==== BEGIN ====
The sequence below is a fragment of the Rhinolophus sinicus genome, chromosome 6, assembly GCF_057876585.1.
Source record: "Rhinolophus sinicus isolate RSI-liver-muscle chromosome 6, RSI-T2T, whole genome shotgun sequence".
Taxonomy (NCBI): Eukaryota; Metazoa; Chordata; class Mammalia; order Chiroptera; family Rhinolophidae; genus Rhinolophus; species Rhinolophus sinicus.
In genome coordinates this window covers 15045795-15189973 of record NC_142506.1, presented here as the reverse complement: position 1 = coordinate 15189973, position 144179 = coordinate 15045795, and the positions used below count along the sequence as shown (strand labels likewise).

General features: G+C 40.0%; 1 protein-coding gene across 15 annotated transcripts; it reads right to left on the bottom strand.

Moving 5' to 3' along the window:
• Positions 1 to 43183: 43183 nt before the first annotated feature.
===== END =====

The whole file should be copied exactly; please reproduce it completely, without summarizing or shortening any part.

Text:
The sequence below is a fragment of the Rhinolophus sinicus genome, chromosome 6, assembly GCF_057876585.1.
Source record: "Rhinolophus sinicus isolate RSI-liver-muscle chromosome 6, RSI-T2T, whole genome shotgun sequence".
Taxonomy (NCBI): Eukaryota; Metazoa; Chordata; class Mammalia; order Chiroptera; family Rhinolophidae; genus Rhinolophus; species Rhinolophus sinicus.
In genome coordinates this window covers 15045795-15189973 of record NC_142506.1, presented here as the reverse complement: position 1 = coordinate 15189973, position 144179 = coordinate 15045795, and the positions used below count along the sequence as shown (strand labels likewise).

General features: G+C 40.0%; 1 protein-coding gene across 15 annotated transcripts; it reads right to left on the bottom strand.

Moving 5' to 3' along the window:
• Positions 1 to 43183: 43183 nt before the first annotated feature.